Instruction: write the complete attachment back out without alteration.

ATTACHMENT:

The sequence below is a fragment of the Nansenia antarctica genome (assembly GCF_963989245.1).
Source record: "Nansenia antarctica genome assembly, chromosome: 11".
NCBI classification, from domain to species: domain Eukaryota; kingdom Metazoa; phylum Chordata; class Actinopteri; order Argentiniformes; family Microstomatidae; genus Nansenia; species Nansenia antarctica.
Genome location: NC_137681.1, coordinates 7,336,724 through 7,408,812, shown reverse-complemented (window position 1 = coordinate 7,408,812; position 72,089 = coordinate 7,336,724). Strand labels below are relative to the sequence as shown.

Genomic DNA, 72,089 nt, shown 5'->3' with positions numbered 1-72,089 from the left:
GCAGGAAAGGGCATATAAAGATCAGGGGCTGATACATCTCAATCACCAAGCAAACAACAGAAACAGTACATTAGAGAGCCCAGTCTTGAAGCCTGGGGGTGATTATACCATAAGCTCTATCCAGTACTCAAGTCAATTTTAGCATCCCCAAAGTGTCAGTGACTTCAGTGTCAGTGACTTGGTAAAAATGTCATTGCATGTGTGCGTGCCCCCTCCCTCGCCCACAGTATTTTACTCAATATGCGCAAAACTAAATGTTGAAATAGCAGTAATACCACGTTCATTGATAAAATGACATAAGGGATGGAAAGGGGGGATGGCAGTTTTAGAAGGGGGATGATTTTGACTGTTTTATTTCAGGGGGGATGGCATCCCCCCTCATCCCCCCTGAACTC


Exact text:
The sequence below is a fragment of the Nansenia antarctica genome (assembly GCF_963989245.1).
Source record: "Nansenia antarctica genome assembly, chromosome: 11".
NCBI classification, from domain to species: domain Eukaryota; kingdom Metazoa; phylum Chordata; class Actinopteri; order Argentiniformes; family Microstomatidae; genus Nansenia; species Nansenia antarctica.
Genome location: NC_137681.1, coordinates 7,336,724 through 7,408,812, shown reverse-complemented (window position 1 = coordinate 7,408,812; position 72,089 = coordinate 7,336,724). Strand labels below are relative to the sequence as shown.

Genomic DNA, 72,089 nt, shown 5'->3' with positions numbered 1-72,089 from the left:
GCAGGAAAGGGCATATAAAGATCAGGGGCTGATACATCTCAATCACCAAGCAAACAACAGAAACAGTACATTAGAGAGCCCAGTCTTGAAGCCTGGGGGTGATTATACCATAAGCTCTATCCAGTACTCAAGTCAATTTTAGCATCCCCAAAGTGTCAGTGACTTCAGTGTCAGTGACTTGGTAAAAATGTCATTGCATGTGTGCGTGCCCCCTCCCTCGCCCACAGTATTTTACTCAATATGCGCAAAACTAAATGTTGAAATAGCAGTAATACCACGTTCATTGATAAAATGACATAAGGGATGGAAAGGGGGGATGGCAGTTTTAGAAGGGGGATGATTTTGACTGTTTTATTTCAGGGGGGATGGCATCCCCCCTCATCCCCCCTGAACTC